By Curtis Gippe, Director of Life Sciences, Adept Packaging
Cold chain logistics can be complex and intricate. Maintaining the integrity of controlled-temperature products requires holistic consistency between design and development, manufacturing and packaging, qualification and validation, cold storage, transportation, and monitoring as the product moves from its point of origin to the end user while facing ever-changing conditions.
To successfully create and maintain a system that controls product temperature throughout its distribution environment, you’ll need to evaluate the impact of each stage on the entire cold chain solution.
Design And Development
Design and development of cold chain solutions generally start early in the product development cycle. Products are tested over a wide range of temperatures – sometimes referred to as temperature excursion studies or target temperature profiles for drug products – to build an understanding of how they degrade. Ranges considered safe may shift multiple times during the product development cycle until the development team narrows in on the optimal temperature range for the product.
An understanding of this process and its outcome is essential for planning each subsequent step in the cold chain, beginning with package development. The package design must be robust enough to protect the product against any temperature excursions it might encounter as it moves through its distribution environment.
Packaging Process Interactions
The many interactions between components, materials, and processes involved in controlled-temperature products are a big reason why developing a cold chain solution is complex. It’s important to understand how those interactions impact the packaging’s performance. For example, packaging processes such as hermetic sealing, heat sealing, and radiation sterilization can increase the core temperature of the product and affect its stability.
Involving packaging engineers early in the design stage provides an opportunity to introduce in-process solutions such as custom dies and tooling, as well as work-in-progress cold package systems to protect the product even before it is packed and shipped through the supply chain.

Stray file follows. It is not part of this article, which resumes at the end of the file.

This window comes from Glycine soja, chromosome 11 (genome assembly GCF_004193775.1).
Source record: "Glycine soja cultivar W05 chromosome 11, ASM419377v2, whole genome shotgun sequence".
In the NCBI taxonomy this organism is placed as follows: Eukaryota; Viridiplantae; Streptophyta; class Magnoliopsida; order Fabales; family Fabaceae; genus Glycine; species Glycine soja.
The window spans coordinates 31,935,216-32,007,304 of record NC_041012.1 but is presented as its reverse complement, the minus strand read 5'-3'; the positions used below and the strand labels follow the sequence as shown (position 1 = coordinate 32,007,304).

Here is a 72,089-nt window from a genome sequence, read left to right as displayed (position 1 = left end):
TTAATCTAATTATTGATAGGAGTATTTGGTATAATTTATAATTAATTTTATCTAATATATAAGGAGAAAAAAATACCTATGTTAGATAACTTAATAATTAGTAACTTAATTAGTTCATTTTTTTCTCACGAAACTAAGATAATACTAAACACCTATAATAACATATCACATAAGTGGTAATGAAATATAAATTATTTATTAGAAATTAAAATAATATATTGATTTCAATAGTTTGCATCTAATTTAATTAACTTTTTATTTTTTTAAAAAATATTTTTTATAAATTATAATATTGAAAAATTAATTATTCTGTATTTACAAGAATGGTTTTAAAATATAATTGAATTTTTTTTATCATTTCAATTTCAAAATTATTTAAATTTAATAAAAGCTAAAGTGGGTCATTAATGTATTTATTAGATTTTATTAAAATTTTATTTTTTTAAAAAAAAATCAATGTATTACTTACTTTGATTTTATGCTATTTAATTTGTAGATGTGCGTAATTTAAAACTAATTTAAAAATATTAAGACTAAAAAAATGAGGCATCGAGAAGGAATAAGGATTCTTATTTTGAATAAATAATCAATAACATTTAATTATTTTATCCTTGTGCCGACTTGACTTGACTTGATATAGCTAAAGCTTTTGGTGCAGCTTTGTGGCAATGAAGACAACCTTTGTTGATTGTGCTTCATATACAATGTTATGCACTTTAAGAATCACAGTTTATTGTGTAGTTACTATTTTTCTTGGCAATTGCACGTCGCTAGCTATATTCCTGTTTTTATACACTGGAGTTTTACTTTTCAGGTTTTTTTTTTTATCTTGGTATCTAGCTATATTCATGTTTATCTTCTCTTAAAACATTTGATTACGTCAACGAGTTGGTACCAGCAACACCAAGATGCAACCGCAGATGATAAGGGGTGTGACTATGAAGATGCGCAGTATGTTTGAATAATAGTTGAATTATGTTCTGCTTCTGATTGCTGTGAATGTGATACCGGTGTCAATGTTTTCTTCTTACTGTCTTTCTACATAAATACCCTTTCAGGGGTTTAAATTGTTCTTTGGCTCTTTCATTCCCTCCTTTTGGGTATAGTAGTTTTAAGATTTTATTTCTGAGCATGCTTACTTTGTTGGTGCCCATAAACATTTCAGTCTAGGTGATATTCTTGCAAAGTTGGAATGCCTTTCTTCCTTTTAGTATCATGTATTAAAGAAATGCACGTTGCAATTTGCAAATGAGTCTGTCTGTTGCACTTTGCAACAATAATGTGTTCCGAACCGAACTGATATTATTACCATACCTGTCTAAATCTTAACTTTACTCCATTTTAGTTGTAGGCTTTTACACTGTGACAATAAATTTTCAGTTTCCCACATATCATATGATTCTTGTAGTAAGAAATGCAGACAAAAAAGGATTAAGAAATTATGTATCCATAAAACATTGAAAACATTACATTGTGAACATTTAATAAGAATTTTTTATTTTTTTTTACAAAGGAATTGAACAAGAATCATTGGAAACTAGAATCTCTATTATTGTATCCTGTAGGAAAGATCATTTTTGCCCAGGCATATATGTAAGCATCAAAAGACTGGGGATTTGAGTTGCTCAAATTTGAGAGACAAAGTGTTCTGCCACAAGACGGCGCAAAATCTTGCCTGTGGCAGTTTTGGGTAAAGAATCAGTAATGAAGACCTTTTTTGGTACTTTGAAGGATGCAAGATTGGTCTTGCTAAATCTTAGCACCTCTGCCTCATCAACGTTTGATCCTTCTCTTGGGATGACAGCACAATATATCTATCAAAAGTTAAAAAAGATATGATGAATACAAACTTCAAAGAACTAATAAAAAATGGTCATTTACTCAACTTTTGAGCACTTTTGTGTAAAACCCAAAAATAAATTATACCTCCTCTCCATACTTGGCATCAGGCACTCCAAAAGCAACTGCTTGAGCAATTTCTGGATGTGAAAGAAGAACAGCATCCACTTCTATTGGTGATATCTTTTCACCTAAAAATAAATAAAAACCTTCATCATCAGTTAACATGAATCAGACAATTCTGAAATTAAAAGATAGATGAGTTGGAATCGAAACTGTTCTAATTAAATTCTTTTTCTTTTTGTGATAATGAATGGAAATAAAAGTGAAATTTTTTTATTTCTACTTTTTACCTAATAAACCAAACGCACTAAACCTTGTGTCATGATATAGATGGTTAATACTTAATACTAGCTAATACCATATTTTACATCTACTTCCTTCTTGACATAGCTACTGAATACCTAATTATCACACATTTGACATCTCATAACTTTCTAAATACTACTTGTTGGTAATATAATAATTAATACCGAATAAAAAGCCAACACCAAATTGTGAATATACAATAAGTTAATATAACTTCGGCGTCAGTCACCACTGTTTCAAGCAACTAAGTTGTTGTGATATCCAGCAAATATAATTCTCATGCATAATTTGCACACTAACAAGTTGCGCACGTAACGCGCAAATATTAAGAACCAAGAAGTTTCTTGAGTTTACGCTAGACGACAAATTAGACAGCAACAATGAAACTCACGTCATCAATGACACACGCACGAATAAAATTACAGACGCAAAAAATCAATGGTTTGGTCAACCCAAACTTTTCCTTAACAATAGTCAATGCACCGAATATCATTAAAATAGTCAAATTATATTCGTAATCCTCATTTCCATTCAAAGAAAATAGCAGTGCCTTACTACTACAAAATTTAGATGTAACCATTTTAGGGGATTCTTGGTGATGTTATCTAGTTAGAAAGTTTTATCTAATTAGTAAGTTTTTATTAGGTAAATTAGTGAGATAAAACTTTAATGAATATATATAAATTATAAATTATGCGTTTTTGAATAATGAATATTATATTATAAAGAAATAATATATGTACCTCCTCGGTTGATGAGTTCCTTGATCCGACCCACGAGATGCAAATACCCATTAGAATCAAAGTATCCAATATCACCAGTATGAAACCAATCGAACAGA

Qualification And Validation
Packaging also plays an important role in the successful qualification and validation of a cold chain solution, ensuring the product meets regulatory requirements. Having an engineer on your team with regulatory expertise will help maintain a holistic perspective on the cold chain system and avoid potential issues down the line. Regulatory requirements can be complex because they may involve compliance with regulations from multiple regions and additional complications stemming from the use of hazardous materials such as dry ice and liquid nitrogen for cooling.
Design Verification And Validation
Process validation for cold chain packaging, storage, and distribution is required for the regulatory submission of any pharmaceutical, biological, or medical device product. This validation requires expertise in stability testing and thermal packaging qualification, each of which require knowledge of a variety of packaging standards issued by organizations such as ASTM and ISTA. It also requires qualification of freezers, thermal containers, and other cooling equipment.
You’ll need to evaluate the entire distribution environment, including temperature mapping for shipping routes, and the equipment used to keep products within their predetermined temperature range.
A thorough cold chain solution considers not only the varying conditions found in the distribution environment but also the optimal pre-shipment storage conditions. Maintaining the product’s temperature from the production line to the end user starts with cold storage and, depending on a variety of conditions, products may remain in this initial cold storage stage for a little as a few hours to several days.